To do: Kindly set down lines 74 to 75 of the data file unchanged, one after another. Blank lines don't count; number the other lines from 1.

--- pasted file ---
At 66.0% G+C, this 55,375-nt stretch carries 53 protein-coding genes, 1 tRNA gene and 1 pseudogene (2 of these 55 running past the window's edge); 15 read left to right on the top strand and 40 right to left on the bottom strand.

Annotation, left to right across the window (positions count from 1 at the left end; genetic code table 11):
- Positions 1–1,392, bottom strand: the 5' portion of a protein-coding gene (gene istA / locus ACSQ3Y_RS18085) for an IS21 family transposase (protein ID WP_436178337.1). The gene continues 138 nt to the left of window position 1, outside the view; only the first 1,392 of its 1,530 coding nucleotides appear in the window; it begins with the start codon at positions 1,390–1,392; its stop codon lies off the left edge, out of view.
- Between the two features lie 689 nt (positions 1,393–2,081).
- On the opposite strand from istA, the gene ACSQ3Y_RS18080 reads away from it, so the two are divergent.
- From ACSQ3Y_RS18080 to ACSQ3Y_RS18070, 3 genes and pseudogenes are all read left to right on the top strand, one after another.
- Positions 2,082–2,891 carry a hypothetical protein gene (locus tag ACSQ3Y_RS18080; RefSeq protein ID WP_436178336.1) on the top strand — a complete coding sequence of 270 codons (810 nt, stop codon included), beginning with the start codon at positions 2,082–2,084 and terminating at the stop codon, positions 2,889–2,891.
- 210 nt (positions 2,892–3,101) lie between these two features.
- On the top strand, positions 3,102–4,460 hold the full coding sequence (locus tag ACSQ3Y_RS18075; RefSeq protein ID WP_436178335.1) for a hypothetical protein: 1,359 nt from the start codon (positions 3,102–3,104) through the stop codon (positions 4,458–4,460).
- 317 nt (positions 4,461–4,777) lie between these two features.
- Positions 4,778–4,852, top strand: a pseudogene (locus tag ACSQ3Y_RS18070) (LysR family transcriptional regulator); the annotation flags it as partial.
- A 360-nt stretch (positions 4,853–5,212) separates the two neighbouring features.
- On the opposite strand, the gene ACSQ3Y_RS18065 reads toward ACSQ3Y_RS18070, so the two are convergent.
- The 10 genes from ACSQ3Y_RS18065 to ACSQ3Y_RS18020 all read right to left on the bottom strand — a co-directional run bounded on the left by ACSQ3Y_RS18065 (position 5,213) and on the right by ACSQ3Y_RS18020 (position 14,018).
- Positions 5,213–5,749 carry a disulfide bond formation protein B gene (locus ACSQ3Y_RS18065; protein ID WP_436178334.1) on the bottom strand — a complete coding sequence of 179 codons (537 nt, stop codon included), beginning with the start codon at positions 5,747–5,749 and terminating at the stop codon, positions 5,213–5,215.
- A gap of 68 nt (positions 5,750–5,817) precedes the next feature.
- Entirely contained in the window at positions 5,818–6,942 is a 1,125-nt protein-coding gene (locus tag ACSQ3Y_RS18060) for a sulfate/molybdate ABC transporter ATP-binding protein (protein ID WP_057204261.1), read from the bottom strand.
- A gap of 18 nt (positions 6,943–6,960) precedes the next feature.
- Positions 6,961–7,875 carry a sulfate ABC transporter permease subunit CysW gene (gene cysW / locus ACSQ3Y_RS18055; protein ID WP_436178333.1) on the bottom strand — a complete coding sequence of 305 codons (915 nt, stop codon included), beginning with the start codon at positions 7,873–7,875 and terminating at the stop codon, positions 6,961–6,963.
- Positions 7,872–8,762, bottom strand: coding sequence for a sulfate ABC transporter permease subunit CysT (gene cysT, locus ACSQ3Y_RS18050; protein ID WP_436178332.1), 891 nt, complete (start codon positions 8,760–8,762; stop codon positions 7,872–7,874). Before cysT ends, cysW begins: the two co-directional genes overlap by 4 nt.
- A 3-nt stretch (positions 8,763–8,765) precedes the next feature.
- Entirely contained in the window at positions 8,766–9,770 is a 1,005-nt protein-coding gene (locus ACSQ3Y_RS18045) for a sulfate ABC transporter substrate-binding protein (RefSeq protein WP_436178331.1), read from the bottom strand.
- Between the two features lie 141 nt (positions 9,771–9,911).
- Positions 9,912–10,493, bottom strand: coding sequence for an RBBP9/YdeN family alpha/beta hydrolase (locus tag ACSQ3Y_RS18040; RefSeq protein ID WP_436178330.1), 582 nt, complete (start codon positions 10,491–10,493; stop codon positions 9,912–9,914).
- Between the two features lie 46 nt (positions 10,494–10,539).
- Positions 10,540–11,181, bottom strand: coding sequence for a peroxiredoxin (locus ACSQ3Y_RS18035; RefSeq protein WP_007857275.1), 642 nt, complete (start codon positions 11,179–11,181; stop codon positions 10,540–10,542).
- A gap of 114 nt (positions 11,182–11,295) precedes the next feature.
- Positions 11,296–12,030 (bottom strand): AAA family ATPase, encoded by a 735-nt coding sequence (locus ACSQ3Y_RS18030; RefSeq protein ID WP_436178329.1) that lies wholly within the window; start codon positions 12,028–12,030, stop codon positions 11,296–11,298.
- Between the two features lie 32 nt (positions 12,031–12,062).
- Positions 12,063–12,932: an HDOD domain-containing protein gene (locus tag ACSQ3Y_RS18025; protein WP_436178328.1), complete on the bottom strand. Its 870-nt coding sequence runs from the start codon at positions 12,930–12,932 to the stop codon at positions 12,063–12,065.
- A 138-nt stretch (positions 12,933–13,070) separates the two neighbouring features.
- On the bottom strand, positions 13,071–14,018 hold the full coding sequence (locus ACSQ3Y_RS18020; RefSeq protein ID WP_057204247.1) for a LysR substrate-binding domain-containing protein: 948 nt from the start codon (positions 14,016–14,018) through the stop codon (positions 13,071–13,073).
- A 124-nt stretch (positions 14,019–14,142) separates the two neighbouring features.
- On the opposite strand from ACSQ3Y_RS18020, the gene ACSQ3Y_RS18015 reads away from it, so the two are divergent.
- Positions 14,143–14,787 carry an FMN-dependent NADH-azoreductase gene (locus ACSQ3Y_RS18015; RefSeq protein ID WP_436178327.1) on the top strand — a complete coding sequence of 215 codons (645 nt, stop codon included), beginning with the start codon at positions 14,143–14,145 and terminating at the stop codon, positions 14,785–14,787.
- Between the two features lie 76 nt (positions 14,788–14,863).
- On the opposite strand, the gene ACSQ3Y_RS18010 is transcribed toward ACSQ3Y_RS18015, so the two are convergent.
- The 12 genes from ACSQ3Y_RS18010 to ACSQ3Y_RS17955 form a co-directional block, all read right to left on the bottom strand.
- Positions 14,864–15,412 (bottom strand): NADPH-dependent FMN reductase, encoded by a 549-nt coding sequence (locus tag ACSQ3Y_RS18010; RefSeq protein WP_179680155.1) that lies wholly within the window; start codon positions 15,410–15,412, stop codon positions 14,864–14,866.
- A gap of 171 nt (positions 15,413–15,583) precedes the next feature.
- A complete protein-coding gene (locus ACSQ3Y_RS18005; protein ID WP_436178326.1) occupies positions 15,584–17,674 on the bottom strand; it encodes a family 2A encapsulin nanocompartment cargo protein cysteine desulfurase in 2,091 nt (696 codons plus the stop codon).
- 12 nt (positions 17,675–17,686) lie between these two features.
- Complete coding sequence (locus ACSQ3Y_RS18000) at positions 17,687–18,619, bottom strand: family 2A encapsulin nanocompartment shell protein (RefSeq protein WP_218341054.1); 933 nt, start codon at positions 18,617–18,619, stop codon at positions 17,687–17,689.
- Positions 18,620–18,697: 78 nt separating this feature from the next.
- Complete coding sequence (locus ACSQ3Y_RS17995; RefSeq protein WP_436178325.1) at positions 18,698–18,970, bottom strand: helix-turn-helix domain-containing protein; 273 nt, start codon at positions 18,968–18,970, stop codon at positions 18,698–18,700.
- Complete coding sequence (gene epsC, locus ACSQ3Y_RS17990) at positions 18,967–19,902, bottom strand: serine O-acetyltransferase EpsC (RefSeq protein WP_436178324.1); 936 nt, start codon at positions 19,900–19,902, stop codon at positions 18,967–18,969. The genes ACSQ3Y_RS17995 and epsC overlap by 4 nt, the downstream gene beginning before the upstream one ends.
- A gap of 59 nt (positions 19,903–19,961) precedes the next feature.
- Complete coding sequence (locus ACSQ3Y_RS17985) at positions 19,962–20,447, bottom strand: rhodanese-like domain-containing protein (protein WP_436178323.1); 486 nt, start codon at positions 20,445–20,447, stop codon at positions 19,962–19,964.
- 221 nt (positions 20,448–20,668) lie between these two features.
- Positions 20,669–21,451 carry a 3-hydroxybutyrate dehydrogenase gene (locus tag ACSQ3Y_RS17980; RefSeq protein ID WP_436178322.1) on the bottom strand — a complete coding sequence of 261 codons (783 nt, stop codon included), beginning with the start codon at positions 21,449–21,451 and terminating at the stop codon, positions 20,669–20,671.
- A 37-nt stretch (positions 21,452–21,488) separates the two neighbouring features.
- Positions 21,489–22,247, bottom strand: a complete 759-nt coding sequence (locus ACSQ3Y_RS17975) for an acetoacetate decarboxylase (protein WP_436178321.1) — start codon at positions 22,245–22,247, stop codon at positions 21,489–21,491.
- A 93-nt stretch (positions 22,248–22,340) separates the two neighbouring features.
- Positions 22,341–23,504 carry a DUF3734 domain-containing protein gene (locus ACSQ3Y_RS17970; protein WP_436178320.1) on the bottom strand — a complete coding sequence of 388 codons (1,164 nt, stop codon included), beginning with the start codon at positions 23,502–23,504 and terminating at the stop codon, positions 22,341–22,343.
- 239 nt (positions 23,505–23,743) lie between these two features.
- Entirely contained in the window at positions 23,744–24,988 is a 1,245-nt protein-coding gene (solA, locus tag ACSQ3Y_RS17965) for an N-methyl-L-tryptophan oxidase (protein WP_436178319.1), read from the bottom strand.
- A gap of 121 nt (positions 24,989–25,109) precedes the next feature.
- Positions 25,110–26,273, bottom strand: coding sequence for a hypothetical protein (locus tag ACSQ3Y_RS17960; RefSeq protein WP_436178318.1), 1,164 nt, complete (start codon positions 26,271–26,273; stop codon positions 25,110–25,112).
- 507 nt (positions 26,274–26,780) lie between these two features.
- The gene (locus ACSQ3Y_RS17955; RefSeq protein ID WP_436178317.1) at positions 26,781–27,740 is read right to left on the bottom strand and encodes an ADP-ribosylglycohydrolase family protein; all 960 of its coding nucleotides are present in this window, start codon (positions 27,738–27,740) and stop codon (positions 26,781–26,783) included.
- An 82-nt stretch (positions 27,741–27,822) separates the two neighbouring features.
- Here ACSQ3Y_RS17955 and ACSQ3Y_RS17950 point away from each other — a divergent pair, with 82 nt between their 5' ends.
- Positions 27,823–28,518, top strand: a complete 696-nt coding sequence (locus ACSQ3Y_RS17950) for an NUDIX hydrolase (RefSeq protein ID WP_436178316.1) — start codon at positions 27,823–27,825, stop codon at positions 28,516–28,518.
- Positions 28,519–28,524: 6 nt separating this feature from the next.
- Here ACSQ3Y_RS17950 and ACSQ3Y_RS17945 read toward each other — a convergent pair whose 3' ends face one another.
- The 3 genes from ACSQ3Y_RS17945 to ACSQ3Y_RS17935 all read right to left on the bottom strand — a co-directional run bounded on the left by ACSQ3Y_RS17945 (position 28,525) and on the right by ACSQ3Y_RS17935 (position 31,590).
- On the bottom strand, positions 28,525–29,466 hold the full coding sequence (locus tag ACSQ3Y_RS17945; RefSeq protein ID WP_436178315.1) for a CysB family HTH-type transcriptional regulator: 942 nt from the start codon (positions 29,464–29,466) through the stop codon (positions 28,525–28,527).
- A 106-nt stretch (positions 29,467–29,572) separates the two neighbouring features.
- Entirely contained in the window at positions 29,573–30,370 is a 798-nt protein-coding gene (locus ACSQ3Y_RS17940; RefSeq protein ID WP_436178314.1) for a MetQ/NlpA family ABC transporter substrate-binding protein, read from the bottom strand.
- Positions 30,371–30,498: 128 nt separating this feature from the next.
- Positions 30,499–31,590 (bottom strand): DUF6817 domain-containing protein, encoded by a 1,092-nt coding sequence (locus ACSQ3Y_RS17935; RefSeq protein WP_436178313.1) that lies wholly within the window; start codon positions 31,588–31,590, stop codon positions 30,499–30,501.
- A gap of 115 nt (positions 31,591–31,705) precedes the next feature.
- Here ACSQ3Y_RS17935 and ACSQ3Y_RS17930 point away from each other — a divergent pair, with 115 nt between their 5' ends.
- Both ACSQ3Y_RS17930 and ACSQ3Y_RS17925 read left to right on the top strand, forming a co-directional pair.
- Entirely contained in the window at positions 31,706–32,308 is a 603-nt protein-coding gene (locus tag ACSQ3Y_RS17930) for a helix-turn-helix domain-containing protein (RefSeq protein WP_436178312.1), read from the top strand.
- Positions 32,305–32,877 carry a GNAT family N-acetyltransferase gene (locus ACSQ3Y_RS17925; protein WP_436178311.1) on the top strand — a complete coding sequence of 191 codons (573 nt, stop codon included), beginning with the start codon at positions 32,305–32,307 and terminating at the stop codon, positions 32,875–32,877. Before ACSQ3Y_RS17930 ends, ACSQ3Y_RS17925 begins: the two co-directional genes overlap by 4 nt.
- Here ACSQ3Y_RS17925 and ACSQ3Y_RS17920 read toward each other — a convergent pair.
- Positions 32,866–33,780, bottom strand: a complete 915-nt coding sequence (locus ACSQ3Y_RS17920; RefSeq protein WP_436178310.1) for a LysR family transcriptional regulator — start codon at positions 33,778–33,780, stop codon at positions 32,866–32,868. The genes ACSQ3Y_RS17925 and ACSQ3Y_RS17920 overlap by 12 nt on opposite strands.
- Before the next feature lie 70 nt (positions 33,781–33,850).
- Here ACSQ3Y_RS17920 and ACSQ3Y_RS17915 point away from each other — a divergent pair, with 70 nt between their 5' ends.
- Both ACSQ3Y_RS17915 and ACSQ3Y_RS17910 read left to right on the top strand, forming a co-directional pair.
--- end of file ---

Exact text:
- Both ACSQ3Y_RS17930 and ACSQ3Y_RS17925 read left to right on the top strand, forming a co-directional pair.
- Entirely contained in the window at positions 31,706–32,308 is a 603-nt protein-coding gene (locus tag ACSQ3Y_RS17930) for a helix-turn-helix domain-containing protein (RefSeq protein WP_436178312.1), read from the top strand.